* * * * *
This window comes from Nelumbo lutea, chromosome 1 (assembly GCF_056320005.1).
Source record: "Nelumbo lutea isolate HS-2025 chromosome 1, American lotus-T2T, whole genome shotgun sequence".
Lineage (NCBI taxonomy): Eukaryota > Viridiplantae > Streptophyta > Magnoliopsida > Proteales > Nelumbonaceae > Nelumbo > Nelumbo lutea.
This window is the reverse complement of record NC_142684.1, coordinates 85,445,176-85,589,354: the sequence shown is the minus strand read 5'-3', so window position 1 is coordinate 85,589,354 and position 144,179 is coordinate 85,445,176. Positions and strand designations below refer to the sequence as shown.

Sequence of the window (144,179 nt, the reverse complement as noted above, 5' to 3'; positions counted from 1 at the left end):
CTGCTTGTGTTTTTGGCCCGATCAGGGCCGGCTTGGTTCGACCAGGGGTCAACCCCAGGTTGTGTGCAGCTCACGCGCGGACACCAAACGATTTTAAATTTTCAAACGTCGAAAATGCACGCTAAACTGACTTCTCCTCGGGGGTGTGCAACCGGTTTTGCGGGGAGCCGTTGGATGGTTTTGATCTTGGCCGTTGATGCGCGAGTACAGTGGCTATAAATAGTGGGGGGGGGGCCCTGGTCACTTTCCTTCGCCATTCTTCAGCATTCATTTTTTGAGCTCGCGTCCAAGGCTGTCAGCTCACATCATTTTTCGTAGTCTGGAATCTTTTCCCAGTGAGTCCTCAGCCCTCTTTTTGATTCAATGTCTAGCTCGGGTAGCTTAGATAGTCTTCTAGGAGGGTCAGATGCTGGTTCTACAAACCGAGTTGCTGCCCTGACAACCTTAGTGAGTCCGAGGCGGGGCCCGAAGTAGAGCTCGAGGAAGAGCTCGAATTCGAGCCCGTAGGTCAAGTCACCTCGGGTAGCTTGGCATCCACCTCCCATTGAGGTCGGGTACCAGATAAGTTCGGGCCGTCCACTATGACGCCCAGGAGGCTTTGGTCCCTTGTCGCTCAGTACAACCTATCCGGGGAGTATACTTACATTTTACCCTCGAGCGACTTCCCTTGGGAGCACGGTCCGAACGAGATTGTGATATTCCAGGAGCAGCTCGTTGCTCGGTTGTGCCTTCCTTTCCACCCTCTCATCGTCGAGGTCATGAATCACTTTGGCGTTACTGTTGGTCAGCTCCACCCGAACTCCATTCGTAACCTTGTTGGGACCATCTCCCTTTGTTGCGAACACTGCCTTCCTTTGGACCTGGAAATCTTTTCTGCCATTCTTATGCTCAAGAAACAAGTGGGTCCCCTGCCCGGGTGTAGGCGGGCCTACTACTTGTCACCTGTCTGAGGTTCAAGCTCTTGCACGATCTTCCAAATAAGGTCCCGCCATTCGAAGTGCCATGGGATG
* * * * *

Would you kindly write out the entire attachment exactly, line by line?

This window comes from Nelumbo lutea, chromosome 1 (assembly GCF_056320005.1).
Source record: "Nelumbo lutea isolate HS-2025 chromosome 1, American lotus-T2T, whole genome shotgun sequence".
Lineage (NCBI taxonomy): Eukaryota > Viridiplantae > Streptophyta > Magnoliopsida > Proteales > Nelumbonaceae > Nelumbo > Nelumbo lutea.
This window is the reverse complement of record NC_142684.1, coordinates 85,445,176-85,589,354: the sequence shown is the minus strand read 5'-3', so window position 1 is coordinate 85,589,354 and position 144,179 is coordinate 85,445,176. Positions and strand designations below refer to the sequence as shown.

Sequence of the window (144,179 nt, the reverse complement as noted above, 5' to 3'; positions counted from 1 at the left end):
CTGCTTGTGTTTTTGGCCCGATCAGGGCCGGCTTGGTTCGACCAGGGGTCAACCCCAGGTTGTGTGCAGCTCACGCGCGGACACCAAACGATTTTAAATTTTCAAACGTCGAAAATGCACGCTAAACTGACTTCTCCTCGGGGGTGTGCAACCGGTTTTGCGGGGAGCCGTTGGATGGTTTTGATCTTGGCCGTTGATGCGCGAGTACAGTGGCTATAAATAGTGGGGGGGGGGCCCTGGTCACTTTCCTTCGCCATTCTTCAGCATTCATTTTTTGAGCTCGCGTCCAAGGCTGTCAGCTCACATCATTTTTCGTAGTCTGGAATCTTTTCCCAGTGAGTCCTCAGCCCTCTTTTTGATTCAATGTCTAGCTCGGGTAGCTTAGATAGTCTTCTAGGAGGGTCAGATGCTGGTTCTACAAACCGAGTTGCTGCCCTGACAACCTTAGTGAGTCCGAGGCGGGGCCCGAAGTAGAGCTCGAGGAAGAGCTCGAATTCGAGCCCGTAGGTCAAGTCACCTCGGGTAGCTTGGCATCCACCTCCCATTGAGGTCGGGTACCAGATAAGTTCGGGCCGTCCACTATGACGCCCAGGAGGCTTTGGTCCCTTGTCGCTCAGTACAACCTATCCGGGGAGTATACTTACATTTTACCCTCGAGCGACTTCCCTTGGGAGCACGGTCCGAACGAGATTGTGATATTCCAGGAGCAGCTCGTTGCTCGGTTGTGCCTTCCTTTCCACCCTCTCATCGTCGAGGTCATGAATCACTTTGGCGTTACTGTTGGTCAGCTCCACCCGAACTCCATTCGTAACCTTGTTGGGACCATCTCCCTTTGTTGCGAACACTGCCTTCCTTTGGACCTGGAAATCTTTTCTGCCATTCTTATGCTCAAGAAACAAGTGGGTCCCCTGCCCGGGTGTAGGCGGGCCTACTACTTGTCACCTGTCTGAGGTTCAAGCTCTTGCACGATCTTCCAAATAAGGTCCCGCCATTCGAAGTGCCATGGGATG